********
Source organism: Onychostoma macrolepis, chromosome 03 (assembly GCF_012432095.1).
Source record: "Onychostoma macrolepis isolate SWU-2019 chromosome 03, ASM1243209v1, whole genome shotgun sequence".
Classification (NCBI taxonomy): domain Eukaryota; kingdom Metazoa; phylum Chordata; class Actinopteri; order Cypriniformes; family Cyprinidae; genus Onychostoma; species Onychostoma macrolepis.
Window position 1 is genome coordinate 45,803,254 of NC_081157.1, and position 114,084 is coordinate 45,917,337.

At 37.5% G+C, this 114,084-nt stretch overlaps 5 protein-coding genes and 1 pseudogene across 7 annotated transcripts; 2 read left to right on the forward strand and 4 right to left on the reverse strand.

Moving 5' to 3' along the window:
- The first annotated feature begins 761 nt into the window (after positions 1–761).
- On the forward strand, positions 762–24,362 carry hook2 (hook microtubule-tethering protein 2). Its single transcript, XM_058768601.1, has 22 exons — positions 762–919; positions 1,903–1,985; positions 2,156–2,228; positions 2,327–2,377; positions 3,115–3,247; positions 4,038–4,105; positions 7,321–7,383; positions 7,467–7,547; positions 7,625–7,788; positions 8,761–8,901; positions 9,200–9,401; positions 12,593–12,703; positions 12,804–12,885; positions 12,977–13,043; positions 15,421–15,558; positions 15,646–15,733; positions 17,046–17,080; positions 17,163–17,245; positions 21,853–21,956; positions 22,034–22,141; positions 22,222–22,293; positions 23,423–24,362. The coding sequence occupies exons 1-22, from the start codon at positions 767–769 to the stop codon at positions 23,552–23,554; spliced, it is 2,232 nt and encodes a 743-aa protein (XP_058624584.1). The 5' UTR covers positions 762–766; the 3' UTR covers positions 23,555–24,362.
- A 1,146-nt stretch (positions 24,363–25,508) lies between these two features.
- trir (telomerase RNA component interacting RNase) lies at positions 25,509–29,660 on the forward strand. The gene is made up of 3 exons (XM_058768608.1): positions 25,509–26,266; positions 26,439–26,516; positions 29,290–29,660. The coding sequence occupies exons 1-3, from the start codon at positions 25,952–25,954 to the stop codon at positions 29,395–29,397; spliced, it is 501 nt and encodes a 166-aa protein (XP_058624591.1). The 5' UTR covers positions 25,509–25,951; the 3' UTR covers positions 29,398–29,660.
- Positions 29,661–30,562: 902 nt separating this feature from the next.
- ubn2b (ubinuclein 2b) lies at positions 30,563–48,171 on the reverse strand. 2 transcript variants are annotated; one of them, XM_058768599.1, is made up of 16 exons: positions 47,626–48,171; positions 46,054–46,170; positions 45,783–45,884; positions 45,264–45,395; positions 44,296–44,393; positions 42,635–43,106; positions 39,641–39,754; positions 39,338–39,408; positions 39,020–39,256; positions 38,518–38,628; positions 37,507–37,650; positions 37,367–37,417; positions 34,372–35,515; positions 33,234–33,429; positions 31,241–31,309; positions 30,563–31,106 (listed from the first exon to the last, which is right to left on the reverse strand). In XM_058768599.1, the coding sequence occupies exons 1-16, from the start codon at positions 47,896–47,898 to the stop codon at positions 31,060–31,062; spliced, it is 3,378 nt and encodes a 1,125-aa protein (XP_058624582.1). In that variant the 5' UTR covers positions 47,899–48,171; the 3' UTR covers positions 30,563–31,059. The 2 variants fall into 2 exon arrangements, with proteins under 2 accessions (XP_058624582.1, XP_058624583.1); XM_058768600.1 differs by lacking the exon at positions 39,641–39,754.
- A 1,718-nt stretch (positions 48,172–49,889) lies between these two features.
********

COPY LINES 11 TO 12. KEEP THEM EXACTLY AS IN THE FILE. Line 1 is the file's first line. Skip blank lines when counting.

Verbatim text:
- Positions 29,661–30,562: 902 nt separating this feature from the next.
- ubn2b (ubinuclein 2b) lies at positions 30,563–48,171 on the reverse strand. 2 transcript variants are annotated; one of them, XM_058768599.1, is made up of 16 exons: positions 47,626–48,171; positions 46,054–46,170; positions 45,783–45,884; positions 45,264–45,395; positions 44,296–44,393; positions 42,635–43,106; positions 39,641–39,754; positions 39,338–39,408; positions 39,020–39,256; positions 38,518–38,628; positions 37,507–37,650; positions 37,367–37,417; positions 34,372–35,515; positions 33,234–33,429; positions 31,241–31,309; positions 30,563–31,106 (listed from the first exon to the last, which is right to left on the reverse strand). In XM_058768599.1, the coding sequence occupies exons 1-16, from the start codon at positions 47,896–47,898 to the stop codon at positions 31,060–31,062; spliced, it is 3,378 nt and encodes a 1,125-aa protein (XP_058624582.1). In that variant the 5' UTR covers positions 47,899–48,171; the 3' UTR covers positions 30,563–31,059. The 2 variants fall into 2 exon arrangements, with proteins under 2 accessions (XP_058624582.1, XP_058624583.1); XM_058768600.1 differs by lacking the exon at positions 39,641–39,754.